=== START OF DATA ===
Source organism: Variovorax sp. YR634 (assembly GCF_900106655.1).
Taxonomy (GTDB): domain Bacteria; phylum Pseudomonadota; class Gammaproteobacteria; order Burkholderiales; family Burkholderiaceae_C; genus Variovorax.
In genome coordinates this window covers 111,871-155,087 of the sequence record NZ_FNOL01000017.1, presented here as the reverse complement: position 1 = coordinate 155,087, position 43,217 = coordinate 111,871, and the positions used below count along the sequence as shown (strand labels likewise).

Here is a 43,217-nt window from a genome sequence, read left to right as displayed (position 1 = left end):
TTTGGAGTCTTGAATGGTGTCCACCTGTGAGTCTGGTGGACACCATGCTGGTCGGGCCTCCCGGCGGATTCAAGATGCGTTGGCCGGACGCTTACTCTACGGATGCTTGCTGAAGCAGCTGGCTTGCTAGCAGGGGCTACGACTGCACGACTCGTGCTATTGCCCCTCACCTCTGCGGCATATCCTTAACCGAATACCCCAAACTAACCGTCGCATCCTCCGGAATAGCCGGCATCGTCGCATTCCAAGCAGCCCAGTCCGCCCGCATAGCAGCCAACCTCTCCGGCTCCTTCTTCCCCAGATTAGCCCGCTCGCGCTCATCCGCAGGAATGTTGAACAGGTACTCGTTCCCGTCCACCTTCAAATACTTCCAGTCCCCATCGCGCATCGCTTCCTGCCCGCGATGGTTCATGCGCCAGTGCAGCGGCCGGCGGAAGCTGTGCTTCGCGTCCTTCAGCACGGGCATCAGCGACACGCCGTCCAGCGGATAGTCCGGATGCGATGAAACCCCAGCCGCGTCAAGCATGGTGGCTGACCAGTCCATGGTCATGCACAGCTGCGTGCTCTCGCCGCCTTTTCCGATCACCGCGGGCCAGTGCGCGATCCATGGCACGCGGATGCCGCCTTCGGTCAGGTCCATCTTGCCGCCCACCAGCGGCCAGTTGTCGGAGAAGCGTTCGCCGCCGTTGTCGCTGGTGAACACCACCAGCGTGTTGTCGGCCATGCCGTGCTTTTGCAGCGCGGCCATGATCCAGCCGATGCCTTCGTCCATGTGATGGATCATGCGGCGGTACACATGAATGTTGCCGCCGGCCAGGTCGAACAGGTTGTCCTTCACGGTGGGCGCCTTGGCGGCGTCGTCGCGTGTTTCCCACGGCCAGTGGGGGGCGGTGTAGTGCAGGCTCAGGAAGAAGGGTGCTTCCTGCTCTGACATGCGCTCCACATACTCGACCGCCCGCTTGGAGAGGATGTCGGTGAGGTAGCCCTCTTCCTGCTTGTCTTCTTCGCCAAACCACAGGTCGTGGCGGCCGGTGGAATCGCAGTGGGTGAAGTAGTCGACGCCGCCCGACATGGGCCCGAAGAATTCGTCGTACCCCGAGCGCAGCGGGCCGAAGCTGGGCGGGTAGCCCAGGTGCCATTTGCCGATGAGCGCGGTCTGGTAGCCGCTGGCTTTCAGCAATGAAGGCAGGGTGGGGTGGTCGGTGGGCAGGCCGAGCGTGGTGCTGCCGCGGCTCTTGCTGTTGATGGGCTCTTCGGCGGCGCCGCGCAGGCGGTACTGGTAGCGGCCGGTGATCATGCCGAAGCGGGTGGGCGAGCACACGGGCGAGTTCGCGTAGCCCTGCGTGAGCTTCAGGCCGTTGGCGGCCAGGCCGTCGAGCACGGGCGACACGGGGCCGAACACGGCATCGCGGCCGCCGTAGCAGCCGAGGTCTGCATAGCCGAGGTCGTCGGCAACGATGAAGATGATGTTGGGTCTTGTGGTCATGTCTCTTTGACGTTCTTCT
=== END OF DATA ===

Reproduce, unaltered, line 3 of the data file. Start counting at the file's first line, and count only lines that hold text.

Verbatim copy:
In genome coordinates this window covers 111,871-155,087 of the sequence record NZ_FNOL01000017.1, presented here as the reverse complement: position 1 = coordinate 155,087, position 43,217 = coordinate 111,871, and the positions used below count along the sequence as shown (strand labels likewise).